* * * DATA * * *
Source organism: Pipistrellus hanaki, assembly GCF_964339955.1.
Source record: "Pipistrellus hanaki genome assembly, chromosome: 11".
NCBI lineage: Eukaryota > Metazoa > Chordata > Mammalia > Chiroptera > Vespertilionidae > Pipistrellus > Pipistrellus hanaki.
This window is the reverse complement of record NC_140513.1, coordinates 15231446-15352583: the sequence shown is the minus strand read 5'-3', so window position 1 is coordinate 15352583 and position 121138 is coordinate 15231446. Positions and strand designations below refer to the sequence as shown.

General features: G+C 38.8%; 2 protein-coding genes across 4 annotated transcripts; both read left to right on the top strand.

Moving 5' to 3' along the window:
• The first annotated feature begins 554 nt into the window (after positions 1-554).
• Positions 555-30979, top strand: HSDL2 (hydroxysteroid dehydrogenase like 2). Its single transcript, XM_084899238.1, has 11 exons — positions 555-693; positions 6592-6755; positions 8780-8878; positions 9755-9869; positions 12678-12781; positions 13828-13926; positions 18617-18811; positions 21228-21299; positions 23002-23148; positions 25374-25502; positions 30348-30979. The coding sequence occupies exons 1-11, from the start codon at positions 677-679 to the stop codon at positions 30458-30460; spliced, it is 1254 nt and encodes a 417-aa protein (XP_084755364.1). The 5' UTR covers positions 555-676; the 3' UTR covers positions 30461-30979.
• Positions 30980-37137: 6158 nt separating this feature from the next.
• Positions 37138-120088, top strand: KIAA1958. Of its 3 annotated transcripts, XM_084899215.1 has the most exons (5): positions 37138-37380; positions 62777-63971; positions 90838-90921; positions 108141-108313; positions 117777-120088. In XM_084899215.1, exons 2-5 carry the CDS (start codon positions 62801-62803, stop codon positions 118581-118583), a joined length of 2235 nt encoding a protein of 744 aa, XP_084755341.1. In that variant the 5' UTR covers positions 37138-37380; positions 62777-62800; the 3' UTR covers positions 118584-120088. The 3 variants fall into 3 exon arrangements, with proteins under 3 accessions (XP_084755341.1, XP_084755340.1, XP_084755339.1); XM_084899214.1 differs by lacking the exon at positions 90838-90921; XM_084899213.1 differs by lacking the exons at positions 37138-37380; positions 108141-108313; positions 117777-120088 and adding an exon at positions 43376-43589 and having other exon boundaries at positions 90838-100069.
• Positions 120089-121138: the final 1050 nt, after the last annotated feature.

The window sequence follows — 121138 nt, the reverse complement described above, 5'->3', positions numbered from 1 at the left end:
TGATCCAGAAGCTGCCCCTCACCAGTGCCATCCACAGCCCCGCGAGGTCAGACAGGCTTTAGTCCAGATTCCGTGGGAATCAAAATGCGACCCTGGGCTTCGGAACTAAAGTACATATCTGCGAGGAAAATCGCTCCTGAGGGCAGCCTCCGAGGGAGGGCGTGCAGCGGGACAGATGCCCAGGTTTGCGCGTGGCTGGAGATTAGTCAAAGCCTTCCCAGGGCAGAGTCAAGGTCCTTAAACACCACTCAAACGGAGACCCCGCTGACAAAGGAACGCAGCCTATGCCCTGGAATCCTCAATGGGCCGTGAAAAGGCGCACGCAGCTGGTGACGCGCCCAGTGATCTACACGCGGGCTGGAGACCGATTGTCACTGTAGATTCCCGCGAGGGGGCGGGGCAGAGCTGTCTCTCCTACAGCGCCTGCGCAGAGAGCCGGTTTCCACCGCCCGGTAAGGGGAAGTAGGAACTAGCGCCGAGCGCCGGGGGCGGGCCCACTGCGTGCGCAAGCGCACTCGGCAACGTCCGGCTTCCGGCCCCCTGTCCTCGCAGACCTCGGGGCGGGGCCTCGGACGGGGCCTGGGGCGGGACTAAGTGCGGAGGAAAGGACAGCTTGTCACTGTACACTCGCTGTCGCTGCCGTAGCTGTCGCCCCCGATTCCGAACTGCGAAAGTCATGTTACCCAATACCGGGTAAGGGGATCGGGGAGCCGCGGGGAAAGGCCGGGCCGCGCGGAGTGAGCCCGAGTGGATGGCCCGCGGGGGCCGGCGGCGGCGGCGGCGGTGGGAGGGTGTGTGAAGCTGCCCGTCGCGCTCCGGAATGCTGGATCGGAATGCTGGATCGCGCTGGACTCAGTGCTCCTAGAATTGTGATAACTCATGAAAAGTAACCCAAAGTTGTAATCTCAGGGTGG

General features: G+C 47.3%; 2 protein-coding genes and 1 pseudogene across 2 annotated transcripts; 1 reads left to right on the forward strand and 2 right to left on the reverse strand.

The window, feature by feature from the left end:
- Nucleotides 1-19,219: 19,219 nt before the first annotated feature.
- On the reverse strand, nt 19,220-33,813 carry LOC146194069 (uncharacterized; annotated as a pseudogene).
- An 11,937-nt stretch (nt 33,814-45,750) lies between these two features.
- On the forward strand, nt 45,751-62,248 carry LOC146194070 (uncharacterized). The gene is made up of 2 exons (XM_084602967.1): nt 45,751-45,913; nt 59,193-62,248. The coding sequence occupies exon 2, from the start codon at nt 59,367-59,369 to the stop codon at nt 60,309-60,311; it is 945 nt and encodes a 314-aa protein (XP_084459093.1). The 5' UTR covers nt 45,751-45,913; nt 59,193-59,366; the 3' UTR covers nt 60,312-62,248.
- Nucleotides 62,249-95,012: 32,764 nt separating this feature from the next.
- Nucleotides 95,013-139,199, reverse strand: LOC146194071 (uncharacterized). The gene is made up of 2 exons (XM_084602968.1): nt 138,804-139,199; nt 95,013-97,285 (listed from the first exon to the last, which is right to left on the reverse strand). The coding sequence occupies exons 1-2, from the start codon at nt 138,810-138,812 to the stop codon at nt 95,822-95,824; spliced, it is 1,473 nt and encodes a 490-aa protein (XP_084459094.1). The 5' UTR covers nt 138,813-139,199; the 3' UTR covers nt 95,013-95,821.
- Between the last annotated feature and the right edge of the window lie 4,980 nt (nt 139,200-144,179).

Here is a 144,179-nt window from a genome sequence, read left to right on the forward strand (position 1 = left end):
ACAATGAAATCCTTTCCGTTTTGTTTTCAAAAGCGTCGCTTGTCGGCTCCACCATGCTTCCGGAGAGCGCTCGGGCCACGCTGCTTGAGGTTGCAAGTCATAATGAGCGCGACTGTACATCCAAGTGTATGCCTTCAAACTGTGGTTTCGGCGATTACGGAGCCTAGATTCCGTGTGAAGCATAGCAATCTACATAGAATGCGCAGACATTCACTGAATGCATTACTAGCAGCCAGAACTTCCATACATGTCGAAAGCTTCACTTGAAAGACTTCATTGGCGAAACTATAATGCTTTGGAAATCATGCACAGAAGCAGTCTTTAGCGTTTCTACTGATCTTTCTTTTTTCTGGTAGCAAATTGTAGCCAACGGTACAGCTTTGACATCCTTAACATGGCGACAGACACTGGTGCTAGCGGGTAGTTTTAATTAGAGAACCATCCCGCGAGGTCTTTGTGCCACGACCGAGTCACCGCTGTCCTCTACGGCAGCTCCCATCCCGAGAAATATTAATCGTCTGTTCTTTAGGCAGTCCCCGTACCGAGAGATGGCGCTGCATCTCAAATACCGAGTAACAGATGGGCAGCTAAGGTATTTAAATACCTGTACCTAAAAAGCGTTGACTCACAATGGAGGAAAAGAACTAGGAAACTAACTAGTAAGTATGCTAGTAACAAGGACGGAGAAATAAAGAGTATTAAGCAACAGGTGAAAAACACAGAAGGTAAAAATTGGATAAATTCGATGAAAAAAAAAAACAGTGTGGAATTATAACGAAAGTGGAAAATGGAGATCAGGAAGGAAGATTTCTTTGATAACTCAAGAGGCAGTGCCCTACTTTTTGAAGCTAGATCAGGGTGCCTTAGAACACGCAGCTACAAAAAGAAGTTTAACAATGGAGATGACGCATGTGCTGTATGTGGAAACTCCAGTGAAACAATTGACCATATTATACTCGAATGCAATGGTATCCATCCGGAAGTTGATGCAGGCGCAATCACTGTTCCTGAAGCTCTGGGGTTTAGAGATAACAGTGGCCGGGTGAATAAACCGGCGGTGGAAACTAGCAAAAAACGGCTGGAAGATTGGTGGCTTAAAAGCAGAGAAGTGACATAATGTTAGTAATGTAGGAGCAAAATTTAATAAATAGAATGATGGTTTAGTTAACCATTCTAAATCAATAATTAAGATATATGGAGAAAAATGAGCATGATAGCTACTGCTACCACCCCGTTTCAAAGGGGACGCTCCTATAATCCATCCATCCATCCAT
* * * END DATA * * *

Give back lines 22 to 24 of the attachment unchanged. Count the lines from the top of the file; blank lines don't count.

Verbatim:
- Between the last annotated feature and the right edge of the window lie 4,980 nt (nt 139,200-144,179).

Here is a 144,179-nt window from a genome sequence, read left to right on the forward strand (position 1 = left end):
ACAATGAAATCCTTTCCGTTTTGTTTTCAAAAGCGTCGCTTGTCGGCTCCACCATGCTTCCGGAGAGCGCTCGGGCCACGCTGCTTGAGGTTGCAAGTCATAATGAGCGCGACTGTACATCCAAGTGTATGCCTTCAAACTGTGGTTTCGGCGATTACGGAGCCTAGATTCCGTGTGAAGCATAGCAATCTACATAGAATGCGCAGACATTCACTGAATGCATTACTAGCAGCCAGAACTTCCATACATGTCGAAAGCTTCACTTGAAAGACTTCATTGGCGAAACTATAATGCTTTGGAAATCATGCACAGAAGCAGTCTTTAGCGTTTCTACTGATCTTTCTTTTTTCTGGTAGCAAATTGTAGCCAACGGTACAGCTTTGACATCCTTAACATGGCGACAGACACTGGTGCTAGCGGGTAGTTTTAATTAGAGAACCATCCCGCGAGGTCTTTGTGCCACGACCGAGTCACCGCTGTCCTCTACGGCAGCTCCCATCCCGAGAAATATTAATCGTCTGTTCTTTAGGCAGTCCCCGTACCGAGAGATGGCGCTGCATCTCAAATACCGAGTAACAGATGGGCAGCTAAGGTATTTAAATACCTGTACCTAAAAAGCGTTGACTCACAATGGAGGAAAAGAACTAGGAAACTAACTAGTAAGTATGCTAGTAACAAGGACGGAGAAATAAAGAGTATTAAGCAACAGGTGAAAAACACAGAAGGTAAAAATTGGATAAATTCGATGAAAAAAAAAAACAGTGTGGAATTATAACGAAAGTGGAAAATGGAGATCAGGAAGGAAGATTTCTTTGATAACTCAAGAGGCAGTGCCCTACTTTTTGAAGCTAGATCAGGGTGCCTTAGAACACGCAGCTACAAAAAGAAGTTTAACAATGGAGATGACGCATGTGCTGTATGTGGAAACTCCAGTGAAACAATTGACCATATTATACTCGAATGCAATGGTATCCATCCGGAAGTTGATGCAGGCGCAATCACTGTTCCTGAAGCTCTGGGGTTTAGAGATAACAGTGGCCGGGTGAATAAACCGGCGGTGGAAACTAGCAAAAAACGGCTGGAAGATTGGTGGCTTAAAAGCAGAGAAGTGACATAATGTTAGTAATGTAGGAGCAAAATTTAATAAATAGAATGATGGTTTAGTTAACCATTCTAAATCAATAATTAAGATATATGGAGAAAAATGAGCATGATAGCTACTGCTACCACCCCGTTTCAAAGGGGACGCTCCTATAATCCATCCATCCATCCAT